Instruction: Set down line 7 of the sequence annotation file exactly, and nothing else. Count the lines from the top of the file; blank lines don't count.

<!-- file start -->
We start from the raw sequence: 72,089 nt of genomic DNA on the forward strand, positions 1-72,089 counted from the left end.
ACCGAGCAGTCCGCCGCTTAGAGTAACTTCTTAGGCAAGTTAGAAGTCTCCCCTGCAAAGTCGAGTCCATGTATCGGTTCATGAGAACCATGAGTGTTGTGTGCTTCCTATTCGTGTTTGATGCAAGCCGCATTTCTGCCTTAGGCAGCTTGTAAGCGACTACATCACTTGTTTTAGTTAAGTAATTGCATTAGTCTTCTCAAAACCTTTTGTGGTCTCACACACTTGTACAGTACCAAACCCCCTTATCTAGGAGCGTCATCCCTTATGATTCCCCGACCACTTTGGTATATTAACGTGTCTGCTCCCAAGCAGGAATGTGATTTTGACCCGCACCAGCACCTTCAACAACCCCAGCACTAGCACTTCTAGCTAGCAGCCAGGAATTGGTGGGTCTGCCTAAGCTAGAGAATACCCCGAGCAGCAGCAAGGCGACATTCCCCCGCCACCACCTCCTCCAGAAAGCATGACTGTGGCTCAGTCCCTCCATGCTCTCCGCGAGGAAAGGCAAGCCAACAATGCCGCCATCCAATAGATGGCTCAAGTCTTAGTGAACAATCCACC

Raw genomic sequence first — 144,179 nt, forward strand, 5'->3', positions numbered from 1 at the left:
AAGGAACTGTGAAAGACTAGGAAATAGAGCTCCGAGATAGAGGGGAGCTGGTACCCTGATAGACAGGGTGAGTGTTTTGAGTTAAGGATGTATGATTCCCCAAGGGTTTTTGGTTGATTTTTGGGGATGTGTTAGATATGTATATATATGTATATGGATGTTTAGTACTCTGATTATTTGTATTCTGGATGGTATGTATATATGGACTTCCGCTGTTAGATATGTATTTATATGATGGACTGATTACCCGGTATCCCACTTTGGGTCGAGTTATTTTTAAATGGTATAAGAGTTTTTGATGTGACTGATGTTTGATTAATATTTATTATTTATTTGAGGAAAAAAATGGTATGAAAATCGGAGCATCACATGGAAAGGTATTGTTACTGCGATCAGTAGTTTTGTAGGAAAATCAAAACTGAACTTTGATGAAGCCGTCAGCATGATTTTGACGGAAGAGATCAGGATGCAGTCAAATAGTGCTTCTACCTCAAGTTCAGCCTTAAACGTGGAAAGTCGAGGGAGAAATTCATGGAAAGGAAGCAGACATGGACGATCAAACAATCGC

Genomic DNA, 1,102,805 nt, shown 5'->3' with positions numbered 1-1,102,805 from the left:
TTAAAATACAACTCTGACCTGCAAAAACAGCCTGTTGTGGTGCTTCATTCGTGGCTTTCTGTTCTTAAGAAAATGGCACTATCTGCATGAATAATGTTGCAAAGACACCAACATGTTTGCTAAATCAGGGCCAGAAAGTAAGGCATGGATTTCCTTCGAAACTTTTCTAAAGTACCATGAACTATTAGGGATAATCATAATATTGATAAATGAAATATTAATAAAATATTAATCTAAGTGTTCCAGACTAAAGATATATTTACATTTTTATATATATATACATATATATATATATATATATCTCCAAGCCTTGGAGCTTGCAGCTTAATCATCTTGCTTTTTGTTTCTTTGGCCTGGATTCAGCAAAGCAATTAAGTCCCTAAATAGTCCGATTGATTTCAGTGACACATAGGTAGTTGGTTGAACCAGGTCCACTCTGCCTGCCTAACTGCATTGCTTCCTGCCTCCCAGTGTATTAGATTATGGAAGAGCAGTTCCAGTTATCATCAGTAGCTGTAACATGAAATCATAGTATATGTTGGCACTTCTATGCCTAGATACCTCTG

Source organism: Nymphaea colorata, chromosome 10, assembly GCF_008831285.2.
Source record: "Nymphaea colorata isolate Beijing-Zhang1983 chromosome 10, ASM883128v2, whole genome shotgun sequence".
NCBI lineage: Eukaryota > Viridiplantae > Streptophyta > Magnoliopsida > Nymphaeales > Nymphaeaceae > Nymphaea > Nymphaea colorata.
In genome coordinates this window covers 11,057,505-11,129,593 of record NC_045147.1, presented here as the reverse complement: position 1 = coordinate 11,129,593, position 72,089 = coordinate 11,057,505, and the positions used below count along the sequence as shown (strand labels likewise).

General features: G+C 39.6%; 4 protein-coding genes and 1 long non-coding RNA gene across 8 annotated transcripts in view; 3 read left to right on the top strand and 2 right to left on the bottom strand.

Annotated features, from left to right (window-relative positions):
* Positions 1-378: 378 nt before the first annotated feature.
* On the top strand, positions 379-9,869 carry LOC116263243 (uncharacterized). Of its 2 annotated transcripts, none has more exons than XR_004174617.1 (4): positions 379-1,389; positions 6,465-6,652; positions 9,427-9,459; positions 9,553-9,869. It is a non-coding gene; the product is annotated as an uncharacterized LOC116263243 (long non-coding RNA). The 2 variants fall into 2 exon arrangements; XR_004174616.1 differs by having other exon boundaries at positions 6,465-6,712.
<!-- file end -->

Source organism: Nymphaea colorata, chromosome 10, assembly GCF_008831285.2.